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WIPs of days gone by - part 1

Posted by RevEng, in WIP, nostalgia, 2600 07 May 2011 · 292 views

"Time it was, and what a time it was, it was
A time of innocence, a time of confidences
Long ago, it must be, I have a photograph
Preserve your memories; they're all that's left you"
-P. Simon

new code, old system...

For the last few years I've been writing code for the Atari 2600 in my free hours.

It's been said that the toughest game system to program for is the 2600, so it's only natural that at a 2600 coder weighs exactly why he's jumping through hoops with boots on.

People are drawn to program old systems for dozens of reasons. Some are revisiting their childhood wishes, some do it for the challenge, some enjoy the resistance of the medium, and some do it for the groupies.

A big part of the draw for me is that its my way of remembering times gone by, without the tedium of playing the same old song over and over again; I riff on older memories to make them new again. As an added bonus, my work can create homebrew games that allow other people to make their old memories new again too!

But not every bit of code that gets created is turned into a homebrew. For me, the first step in the development process is often to start with a prototype, mainly because I have some gaming dynamic or code technique that I want to test out.

So I work at it. And work at it. And work at it, until one day I finally have something to look at and try out. Then comes the contemplation.

Is my concept really technically feasible? Is it interesting? Is it fun?

If the answer to any of these is no, I shelve the code and move on, a little sadder, a little wiser.

I thought I'd kick off this new blog by taking one of these works down from the shelf and sharing it with you.


apocalypse then...

Attached Image

This one was to be called z-tactics, short for zombie tactics. It was my first assembly project, and it was an ambitious one.

The idea in this game is that you're the head of a tactical unit that's trying to control a zombie outbreak. Everything is seen from a high map level - the deep purple is the zombie infection, the green is territory with life, the light purple are barriers, and the black is territory that was overrun by zombies but is now barren.

Also on the playfield would be different power houses, which you'd select to activate that ability. One power house would give you the ability to build barriers. Another would give you "radiation", which you'd use to burn the life off a square which would create a kind of barrier, though there would be a small chance the radiation would cause a mutation and cause a zombie outbreak on that square. I also had the idea of a nuke house, which would level a big patch of ground.

When used, each of the powers would deplete, and you'd have to wait for it to replenish, which would take more or less time depending on power. But if the square with a power house was overrun with zombies, you'd lose that power.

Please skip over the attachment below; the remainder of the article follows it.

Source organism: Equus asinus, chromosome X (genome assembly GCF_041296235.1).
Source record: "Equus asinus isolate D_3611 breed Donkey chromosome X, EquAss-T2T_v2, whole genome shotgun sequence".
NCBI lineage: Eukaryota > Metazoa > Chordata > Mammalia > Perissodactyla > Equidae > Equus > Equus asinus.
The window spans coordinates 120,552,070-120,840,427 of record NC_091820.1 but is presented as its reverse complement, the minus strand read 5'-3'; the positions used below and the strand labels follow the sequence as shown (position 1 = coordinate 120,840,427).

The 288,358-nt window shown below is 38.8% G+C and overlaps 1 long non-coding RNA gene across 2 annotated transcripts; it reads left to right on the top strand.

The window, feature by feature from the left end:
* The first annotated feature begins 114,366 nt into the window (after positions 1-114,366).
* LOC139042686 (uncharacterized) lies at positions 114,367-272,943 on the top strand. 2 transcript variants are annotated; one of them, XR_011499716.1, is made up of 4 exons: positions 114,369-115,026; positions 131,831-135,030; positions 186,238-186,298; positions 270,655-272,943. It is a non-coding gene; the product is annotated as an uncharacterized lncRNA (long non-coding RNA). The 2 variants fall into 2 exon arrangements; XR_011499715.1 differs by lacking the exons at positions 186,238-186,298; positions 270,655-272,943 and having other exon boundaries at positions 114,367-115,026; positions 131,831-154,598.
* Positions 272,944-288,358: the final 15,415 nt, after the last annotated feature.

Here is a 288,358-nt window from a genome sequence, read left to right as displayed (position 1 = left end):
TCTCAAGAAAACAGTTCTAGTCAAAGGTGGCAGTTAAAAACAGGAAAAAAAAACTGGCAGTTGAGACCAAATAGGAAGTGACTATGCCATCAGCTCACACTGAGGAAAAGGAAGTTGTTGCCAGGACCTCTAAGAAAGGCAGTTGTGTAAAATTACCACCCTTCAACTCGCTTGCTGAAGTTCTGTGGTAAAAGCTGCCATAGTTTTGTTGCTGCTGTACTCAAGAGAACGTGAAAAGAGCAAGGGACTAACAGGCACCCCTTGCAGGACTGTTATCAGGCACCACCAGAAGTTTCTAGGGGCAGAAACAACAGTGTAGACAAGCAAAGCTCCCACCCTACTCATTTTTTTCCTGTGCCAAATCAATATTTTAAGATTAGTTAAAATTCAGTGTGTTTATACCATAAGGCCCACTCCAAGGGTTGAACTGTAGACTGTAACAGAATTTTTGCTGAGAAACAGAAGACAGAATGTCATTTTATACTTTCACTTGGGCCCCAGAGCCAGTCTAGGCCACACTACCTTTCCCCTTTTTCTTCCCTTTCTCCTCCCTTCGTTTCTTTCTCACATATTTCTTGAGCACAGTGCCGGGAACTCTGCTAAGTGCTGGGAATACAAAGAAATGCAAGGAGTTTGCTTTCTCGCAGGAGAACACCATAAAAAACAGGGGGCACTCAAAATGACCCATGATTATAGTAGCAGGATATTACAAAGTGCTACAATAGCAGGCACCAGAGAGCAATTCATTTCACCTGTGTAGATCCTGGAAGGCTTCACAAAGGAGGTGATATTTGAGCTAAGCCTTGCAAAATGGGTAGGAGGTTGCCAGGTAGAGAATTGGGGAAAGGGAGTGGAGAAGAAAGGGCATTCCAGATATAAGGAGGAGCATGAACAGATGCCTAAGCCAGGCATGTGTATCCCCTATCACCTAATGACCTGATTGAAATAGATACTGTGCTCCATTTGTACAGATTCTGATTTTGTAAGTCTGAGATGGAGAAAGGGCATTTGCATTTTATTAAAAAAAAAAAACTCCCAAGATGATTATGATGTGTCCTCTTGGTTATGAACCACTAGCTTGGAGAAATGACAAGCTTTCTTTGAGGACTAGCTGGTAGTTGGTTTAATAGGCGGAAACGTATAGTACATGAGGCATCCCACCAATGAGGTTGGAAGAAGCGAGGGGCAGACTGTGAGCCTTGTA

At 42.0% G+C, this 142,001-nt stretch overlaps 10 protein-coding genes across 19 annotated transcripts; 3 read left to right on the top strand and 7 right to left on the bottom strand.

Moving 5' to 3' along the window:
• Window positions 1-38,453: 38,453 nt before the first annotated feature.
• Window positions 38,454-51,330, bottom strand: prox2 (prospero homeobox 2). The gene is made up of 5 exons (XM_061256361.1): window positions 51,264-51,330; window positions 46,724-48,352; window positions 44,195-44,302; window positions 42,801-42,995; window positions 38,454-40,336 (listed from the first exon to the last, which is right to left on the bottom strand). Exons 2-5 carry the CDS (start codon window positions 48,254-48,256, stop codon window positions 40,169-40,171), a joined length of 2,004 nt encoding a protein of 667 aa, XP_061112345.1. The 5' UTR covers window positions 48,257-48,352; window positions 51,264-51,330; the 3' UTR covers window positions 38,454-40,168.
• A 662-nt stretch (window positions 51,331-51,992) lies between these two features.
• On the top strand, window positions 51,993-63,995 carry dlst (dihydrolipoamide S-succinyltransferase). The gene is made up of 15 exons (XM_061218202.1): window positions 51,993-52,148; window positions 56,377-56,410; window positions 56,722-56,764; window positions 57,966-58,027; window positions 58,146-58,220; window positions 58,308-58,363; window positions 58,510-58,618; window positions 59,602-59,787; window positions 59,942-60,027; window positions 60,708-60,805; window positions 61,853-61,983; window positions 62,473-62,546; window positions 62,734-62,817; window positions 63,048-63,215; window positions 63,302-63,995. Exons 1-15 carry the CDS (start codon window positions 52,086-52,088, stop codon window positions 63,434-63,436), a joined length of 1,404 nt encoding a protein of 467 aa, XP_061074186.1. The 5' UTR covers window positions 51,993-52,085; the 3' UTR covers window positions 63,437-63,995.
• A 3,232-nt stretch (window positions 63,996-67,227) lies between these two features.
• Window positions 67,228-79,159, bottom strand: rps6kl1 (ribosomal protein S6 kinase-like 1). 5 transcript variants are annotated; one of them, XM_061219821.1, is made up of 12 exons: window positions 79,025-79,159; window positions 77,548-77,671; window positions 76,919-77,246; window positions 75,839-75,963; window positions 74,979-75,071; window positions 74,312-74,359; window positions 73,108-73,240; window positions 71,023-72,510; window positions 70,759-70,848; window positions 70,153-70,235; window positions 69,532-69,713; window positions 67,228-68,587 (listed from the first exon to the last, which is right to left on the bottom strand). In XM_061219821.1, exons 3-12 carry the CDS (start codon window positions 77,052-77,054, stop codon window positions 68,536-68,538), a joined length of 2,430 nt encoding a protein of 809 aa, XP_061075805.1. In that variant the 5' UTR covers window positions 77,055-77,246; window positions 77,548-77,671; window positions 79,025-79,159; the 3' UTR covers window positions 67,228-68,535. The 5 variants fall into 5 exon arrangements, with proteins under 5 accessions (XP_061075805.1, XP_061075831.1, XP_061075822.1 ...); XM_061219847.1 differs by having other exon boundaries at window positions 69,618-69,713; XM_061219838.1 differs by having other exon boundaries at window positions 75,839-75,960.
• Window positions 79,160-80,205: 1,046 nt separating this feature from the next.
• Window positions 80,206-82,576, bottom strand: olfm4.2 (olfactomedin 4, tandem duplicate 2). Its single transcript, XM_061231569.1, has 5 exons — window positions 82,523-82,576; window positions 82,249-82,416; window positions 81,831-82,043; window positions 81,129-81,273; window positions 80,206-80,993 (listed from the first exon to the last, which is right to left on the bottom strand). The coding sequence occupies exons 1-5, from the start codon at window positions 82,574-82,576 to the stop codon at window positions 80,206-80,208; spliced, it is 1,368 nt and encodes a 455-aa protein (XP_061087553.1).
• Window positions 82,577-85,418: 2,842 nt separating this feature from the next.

I stopped working on z-tactics for a few reasons.

The prototype and concept was technically feasible and interesting, but I wasn't convinced it would be fun. For me, "interesting" can be a source of "fun", but I realize for a lot of other people it isn't.

I also realized that the majority of the 2600 fanbase want an action experience, and really aren't interested in semi-complex strategic games.

Here's the binary, in case anyone is interested. It's not playable, but you can move the cursor around, and watch the green patches turn purple and the purple patches turn black.

Attached File  ztactics.bin (8KB)
downloads: 77


what comes after z?

It can be depressing to waste coding effort, but I don't feel too bad about shelving it now. A lot of the code and knowledge from z-tactics turned up in new efforts, like 21 Blue and the bB Titlescreen Kernel.

Code is funny like that. Just like old game systems and nostalgic memories, it also wants to renew itself over and over again.

-Mike




I also realized that the majority of the 2600 fanbase want an action experience, and really aren't interested in semi-complex strategic games.


Back in the early to mid 1980s when all of this stuff was new to me, I craved a certain amount of complexity. There was a short time when I wanted to write things down and create maps while playing games like Zork, but I finally had to admit to myself that I was stupid and lazy. I didn't really like writing things down and mapping out mazes. I wanted just enough complexity to keep me interested, but not enough to actually make me do tedious work. I already had a job in the real world. I didn't need another one. I just wanted to have some fun:

How to Make a Successful (Fun) Game
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I don't agree on the stupid part at all, and laziness can be a positive trait for someone who writes code!

It's a concept I first read about in "Programming Pearls", my absolute favorite book on coding; laziness stops you from rushing in and coding the first idea that pops into your head, and forces you to rethink how you can write something in six lines of code instead of a few hundred.

Or to give another example, it forces you to write an easier-to-understand platformer kernel because the thought of deciphering a bunch of complex code is tiring.

The trick is overcoming the laziness when it's really time to code! ;)
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